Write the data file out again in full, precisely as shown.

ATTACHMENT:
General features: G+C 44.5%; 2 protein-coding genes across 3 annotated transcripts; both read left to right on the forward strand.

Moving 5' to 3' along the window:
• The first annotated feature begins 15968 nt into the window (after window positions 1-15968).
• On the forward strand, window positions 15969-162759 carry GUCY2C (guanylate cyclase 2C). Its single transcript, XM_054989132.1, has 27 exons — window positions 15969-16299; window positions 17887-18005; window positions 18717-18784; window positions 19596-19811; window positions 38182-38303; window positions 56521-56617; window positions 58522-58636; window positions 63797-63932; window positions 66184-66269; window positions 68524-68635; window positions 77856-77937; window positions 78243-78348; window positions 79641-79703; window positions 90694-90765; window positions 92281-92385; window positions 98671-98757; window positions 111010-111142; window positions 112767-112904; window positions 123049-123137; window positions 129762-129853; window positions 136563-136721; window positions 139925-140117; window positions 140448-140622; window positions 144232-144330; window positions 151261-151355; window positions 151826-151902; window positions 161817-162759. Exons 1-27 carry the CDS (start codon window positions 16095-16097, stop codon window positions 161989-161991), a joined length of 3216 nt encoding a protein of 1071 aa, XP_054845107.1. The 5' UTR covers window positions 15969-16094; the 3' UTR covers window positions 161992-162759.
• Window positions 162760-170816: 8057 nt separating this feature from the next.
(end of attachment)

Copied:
General features: G+C 44.5%; 2 protein-coding genes across 3 annotated transcripts; both read left to right on the forward strand.

Moving 5' to 3' along the window:
• The first annotated feature begins 15968 nt into the window (after window positions 1-15968).
• On the forward strand, window positions 15969-162759 carry GUCY2C (guanylate cyclase 2C). Its single transcript, XM_054989132.1, has 27 exons — window positions 15969-16299; window positions 17887-18005; window positions 18717-18784; window positions 19596-19811; window positions 38182-38303; window positions 56521-56617; window positions 58522-58636; window positions 63797-63932; window positions 66184-66269; window positions 68524-68635; window positions 77856-77937; window positions 78243-78348; window positions 79641-79703; window positions 90694-90765; window positions 92281-92385; window positions 98671-98757; window positions 111010-111142; window positions 112767-112904; window positions 123049-123137; window positions 129762-129853; window positions 136563-136721; window positions 139925-140117; window positions 140448-140622; window positions 144232-144330; window positions 151261-151355; window positions 151826-151902; window positions 161817-162759. Exons 1-27 carry the CDS (start codon window positions 16095-16097, stop codon window positions 161989-161991), a joined length of 3216 nt encoding a protein of 1071 aa, XP_054845107.1. The 5' UTR covers window positions 15969-16094; the 3' UTR covers window positions 161992-162759.
• Window positions 162760-170816: 8057 nt separating this feature from the next.